Today 3D Printing is well established however much of it is not inkjet. For example, laser sintering with metals is used and within say a Rolls Royce Trent Engine there is laser sintered 3D printed parts within the engine.  The  first Airbus 320 XWBhas over 1000 printed plastic parts. These provide a performance and economic benefit as the plane reduces weight quite significantly meaning that it uses less fuel.

The FACTUM project itself is at a point that is close to realisation but at the moment it is not fully commercialised. 

"We have a really strong partner in the fast-moving consumer goods field with Unilever," Hopkinson stated. "We believe this is the first time such a company has engaged in a publicly-funded project in which they have invested substantial resources of their own, with a target of using additive manufacturing for end-use products. Fast-moving consumer goods are produced in high volume and thus far that's not worked with additive manufacturing economically. The viability of additive manufacturing at high volume is one of the key unique features for this project.

That's one end of the production spectrum. BAE Systems and Cobham Technical Services represent the other side, with low volume, high-added-value products more usually associated with additive manufacturing. BAE is an aerospace giant, while Cobham Technical Services works in the field of space telecommunications equipment. Xaar is working with them and exploring the design freedoms and material possibilities and working with the technology in terms of improved product performance."

FACTUM has also signed up Sebastian Conran Associates to master the design opportunities afforded by the technology. His team decided upon the name of the project, choosing the Latin for 'to make' to allow the significance the technology will have on manufacturing to speak for itself. "It's a bit of a coup for us," Hopkinson admitted. "We think Sebastian Conran Associates is the first example of a long-established design brand that's really embracing additive manufacturing technology."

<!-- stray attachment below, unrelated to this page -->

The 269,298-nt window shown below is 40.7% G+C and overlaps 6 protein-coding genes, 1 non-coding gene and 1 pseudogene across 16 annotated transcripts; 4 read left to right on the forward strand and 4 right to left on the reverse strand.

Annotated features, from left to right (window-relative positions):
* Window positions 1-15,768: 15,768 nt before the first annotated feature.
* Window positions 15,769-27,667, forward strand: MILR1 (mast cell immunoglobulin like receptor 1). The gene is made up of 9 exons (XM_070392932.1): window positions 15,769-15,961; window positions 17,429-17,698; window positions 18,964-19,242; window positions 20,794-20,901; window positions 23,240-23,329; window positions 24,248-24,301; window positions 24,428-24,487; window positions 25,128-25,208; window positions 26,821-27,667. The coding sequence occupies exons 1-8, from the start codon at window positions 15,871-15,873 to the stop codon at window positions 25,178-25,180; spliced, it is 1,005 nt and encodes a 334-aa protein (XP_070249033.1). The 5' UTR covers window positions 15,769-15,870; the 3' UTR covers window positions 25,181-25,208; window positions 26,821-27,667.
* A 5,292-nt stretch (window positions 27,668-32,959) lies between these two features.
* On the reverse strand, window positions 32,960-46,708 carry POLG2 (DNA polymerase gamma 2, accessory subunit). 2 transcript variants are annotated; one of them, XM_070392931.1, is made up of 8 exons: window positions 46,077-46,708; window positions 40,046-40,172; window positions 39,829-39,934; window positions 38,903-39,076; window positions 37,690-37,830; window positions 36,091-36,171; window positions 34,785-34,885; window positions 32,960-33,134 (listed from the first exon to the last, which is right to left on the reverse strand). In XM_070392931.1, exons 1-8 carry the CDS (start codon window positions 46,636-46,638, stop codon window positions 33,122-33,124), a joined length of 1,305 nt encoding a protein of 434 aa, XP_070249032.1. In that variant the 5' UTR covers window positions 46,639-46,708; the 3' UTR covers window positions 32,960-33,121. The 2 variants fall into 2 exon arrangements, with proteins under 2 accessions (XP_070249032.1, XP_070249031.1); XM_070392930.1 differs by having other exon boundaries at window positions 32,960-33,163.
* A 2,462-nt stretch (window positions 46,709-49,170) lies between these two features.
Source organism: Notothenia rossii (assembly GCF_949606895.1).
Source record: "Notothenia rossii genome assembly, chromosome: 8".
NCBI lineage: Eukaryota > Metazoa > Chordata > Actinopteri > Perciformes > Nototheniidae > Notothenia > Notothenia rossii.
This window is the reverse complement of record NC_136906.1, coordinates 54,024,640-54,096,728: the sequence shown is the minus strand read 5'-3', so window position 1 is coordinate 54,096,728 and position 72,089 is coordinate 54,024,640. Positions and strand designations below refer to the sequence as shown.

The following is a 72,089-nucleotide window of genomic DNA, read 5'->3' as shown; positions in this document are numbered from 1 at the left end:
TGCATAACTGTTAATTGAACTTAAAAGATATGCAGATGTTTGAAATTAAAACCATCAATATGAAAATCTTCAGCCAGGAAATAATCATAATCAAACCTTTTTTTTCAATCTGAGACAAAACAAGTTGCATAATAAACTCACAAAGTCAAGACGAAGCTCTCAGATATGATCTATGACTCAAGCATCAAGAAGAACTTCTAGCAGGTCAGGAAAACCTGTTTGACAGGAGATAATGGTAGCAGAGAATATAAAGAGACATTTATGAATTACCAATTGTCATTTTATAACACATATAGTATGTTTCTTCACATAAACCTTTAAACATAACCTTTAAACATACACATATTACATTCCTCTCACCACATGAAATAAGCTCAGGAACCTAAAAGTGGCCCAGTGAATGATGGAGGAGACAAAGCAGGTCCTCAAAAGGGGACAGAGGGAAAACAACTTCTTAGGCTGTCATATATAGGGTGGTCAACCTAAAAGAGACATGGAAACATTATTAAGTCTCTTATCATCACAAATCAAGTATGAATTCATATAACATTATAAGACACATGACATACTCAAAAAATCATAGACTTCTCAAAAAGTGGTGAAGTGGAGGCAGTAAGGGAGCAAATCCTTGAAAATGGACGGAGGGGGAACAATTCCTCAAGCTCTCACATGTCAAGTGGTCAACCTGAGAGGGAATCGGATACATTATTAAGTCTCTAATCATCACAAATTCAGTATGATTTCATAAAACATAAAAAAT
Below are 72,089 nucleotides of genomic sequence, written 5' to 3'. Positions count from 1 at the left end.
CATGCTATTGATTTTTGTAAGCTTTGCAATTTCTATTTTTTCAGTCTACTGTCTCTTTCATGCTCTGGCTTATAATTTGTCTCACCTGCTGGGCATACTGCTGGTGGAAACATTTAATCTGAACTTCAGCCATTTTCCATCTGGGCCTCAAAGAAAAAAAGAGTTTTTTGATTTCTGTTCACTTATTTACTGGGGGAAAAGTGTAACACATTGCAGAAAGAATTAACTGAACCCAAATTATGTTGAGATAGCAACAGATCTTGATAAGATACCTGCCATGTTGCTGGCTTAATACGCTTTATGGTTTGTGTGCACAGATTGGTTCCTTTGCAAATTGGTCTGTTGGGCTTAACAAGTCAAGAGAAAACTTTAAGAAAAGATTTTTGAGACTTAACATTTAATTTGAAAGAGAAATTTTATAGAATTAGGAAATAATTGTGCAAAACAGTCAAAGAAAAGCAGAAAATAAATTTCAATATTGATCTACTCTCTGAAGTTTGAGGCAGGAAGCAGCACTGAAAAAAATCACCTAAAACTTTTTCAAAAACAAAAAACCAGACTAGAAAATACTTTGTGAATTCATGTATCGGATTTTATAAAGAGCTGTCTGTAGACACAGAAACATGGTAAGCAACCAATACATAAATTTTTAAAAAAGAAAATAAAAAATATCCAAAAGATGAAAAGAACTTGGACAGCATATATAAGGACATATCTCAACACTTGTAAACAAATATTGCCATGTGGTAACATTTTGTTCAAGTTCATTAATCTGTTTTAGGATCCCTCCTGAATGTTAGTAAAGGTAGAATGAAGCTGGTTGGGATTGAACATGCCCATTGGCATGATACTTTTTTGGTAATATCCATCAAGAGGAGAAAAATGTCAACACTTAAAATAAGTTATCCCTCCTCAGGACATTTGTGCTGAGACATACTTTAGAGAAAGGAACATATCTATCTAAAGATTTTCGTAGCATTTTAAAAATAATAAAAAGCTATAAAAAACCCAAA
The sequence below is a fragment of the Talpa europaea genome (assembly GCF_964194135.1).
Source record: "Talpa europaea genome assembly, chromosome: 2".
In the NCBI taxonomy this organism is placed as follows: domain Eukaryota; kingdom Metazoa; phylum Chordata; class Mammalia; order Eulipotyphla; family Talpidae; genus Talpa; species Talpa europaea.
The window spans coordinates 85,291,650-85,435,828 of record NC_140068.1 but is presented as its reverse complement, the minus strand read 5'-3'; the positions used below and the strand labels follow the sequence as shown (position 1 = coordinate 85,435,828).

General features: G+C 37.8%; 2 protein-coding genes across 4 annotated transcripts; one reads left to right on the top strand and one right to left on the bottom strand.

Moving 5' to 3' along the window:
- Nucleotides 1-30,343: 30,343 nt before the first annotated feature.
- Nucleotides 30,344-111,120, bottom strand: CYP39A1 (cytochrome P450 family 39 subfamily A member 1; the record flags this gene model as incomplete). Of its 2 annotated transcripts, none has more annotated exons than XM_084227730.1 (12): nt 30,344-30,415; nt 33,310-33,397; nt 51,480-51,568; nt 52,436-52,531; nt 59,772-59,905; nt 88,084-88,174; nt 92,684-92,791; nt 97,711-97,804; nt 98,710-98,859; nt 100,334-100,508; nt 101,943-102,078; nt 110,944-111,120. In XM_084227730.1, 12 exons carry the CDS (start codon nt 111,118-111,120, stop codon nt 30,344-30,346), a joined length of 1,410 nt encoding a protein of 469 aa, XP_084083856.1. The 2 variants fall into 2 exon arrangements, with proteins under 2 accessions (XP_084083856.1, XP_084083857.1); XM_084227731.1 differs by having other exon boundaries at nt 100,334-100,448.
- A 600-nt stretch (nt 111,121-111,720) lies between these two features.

Optimising freedom of choice

David Chapman, who is responsible for developing Xaar's inkjet technology as an advanced manufacturing process, said FACTUM has the potential to "radically change the way we think about manufacturing, introducing new designs and business models that we cannot even imagine today".

"The fact that it has attracted the interest of the likes of Unilever and BAE Systems underscores this potential," said Chapman. "Inkjet is at the heart of this technology and by working with our supply chain partners, Xaar is committed to bring this technology to market. 

Project leader Neil Hopkinson "Xaar is really important because they are both integrating their systems into our machines and helping us with the supply chains for inks. We are trying to make the project more end-users focused, keeping supply chain companies outside of the core membership. This way we can create example products in these different sectors with maximum freedom of choice for materials. Xaar is critical to what we are doing."